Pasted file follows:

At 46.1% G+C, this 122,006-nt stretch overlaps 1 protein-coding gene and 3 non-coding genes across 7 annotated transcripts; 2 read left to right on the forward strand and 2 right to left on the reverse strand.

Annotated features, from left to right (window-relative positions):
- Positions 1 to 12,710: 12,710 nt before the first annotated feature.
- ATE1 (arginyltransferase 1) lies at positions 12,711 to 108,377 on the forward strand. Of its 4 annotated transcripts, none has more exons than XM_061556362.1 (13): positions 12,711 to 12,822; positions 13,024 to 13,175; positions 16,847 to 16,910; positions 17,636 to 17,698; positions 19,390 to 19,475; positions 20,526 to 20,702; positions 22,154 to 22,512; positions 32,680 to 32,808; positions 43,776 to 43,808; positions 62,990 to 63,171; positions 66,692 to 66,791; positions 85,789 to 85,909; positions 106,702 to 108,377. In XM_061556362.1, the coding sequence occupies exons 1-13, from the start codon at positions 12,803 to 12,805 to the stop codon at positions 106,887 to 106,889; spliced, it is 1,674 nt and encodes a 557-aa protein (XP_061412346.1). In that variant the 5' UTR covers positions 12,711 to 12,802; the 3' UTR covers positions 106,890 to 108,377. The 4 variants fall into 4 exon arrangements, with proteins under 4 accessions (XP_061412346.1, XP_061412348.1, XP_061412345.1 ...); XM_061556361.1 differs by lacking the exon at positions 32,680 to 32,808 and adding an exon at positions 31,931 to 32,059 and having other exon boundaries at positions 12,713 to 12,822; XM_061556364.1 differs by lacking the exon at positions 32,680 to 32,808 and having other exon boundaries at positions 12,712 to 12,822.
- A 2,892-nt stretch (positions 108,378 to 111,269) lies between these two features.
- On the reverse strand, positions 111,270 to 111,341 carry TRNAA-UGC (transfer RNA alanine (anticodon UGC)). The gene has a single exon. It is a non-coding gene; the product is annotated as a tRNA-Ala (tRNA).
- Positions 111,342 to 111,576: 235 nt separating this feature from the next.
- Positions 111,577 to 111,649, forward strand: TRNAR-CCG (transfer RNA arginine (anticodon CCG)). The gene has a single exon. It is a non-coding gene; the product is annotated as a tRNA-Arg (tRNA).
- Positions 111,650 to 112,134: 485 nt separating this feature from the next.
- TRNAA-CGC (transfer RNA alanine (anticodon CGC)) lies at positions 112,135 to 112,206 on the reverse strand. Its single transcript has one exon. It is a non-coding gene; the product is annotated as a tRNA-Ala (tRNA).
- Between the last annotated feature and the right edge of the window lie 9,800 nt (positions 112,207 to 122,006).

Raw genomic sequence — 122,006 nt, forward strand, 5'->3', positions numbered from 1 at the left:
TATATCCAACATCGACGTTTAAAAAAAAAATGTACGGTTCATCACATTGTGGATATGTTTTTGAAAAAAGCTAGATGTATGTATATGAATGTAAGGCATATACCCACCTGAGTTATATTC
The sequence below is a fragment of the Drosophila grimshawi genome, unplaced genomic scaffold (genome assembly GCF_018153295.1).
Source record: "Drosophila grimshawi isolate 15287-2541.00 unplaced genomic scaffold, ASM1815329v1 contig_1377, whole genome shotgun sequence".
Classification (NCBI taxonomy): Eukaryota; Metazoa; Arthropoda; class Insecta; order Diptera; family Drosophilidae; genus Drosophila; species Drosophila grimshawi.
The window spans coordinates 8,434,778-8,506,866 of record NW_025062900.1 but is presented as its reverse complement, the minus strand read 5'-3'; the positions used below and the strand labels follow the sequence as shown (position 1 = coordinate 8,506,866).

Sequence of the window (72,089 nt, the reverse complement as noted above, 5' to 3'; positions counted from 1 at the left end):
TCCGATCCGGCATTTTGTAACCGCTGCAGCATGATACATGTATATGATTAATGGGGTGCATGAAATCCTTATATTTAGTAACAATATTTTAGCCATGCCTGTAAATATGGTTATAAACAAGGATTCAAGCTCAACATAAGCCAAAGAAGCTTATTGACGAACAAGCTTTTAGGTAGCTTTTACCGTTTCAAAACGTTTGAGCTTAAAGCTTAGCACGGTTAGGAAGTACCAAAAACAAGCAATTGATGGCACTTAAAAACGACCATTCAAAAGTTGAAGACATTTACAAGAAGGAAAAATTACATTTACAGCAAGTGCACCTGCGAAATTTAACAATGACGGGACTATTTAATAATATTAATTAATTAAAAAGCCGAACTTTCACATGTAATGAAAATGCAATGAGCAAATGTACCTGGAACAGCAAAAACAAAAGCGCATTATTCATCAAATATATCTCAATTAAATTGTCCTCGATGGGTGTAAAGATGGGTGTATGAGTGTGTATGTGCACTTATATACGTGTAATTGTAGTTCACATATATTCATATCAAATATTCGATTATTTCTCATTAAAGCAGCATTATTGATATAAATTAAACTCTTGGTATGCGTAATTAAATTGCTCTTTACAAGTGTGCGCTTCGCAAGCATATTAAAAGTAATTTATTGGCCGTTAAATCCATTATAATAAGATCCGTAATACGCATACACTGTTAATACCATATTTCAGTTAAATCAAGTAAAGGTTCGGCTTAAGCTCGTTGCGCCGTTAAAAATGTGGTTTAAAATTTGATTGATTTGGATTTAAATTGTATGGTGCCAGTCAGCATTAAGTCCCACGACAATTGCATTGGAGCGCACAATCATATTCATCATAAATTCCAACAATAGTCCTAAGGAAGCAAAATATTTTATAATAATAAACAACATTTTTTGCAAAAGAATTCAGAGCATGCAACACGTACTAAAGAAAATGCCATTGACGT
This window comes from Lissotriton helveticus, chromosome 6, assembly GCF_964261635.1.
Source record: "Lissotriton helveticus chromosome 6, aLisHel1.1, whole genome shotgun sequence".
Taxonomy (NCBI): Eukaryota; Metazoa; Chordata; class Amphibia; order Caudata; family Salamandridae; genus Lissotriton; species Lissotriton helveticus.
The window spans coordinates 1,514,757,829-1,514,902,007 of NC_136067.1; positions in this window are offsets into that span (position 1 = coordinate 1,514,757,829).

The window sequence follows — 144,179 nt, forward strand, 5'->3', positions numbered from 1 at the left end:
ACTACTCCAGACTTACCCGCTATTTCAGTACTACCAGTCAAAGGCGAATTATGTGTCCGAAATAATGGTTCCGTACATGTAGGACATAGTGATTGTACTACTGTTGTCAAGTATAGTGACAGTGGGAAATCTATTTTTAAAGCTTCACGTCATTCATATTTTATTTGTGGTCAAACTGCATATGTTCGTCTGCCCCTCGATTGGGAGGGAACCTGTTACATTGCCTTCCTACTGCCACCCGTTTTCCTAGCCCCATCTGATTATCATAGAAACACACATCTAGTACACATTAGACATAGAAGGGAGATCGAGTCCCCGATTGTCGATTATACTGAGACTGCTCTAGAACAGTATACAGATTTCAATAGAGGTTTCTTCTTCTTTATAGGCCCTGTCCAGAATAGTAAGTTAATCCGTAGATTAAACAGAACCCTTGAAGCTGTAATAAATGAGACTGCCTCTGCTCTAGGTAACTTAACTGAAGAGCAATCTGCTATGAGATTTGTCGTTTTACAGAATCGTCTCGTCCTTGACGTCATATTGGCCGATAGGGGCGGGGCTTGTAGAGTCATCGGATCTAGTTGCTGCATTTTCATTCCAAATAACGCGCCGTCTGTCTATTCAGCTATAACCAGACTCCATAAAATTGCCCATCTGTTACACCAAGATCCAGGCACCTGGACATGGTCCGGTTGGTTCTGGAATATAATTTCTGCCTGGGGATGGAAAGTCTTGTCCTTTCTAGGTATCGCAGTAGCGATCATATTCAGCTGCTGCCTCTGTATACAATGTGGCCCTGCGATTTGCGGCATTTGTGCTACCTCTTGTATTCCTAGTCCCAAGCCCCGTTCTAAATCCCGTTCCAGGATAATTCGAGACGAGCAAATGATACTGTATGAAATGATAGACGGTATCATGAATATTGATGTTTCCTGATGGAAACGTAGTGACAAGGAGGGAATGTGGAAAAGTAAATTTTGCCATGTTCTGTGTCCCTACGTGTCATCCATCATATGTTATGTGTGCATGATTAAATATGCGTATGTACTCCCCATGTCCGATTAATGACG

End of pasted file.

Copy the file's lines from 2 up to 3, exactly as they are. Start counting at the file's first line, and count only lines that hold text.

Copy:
Annotated features, from left to right (window-relative positions):
- Positions 1 to 12,710: 12,710 nt before the first annotated feature.